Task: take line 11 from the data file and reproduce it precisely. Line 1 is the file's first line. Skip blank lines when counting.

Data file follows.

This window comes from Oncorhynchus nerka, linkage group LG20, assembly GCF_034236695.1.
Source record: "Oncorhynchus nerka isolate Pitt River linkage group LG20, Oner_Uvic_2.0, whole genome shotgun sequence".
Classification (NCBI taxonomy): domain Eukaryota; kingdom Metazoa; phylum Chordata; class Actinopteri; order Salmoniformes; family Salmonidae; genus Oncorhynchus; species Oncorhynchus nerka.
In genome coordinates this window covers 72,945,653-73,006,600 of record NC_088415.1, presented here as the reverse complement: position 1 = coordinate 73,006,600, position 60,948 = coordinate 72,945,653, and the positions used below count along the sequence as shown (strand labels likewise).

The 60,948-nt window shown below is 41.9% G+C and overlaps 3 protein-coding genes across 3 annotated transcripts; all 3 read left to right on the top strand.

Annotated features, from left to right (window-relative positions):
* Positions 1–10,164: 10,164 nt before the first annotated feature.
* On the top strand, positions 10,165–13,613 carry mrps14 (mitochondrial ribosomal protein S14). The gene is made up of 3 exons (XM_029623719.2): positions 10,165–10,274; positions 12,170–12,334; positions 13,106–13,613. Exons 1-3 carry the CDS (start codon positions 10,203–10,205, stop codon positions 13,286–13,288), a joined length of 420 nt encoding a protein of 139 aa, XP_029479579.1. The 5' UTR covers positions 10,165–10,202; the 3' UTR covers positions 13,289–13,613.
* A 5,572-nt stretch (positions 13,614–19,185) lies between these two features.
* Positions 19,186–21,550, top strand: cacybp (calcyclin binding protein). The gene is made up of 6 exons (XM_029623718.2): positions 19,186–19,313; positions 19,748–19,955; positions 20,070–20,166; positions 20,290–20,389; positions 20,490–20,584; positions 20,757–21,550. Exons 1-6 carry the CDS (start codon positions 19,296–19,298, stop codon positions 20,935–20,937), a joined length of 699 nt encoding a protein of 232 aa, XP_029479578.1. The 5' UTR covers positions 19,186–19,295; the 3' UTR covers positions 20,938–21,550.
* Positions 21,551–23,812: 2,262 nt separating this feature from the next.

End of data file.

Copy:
* Positions 21,551–23,812: 2,262 nt separating this feature from the next.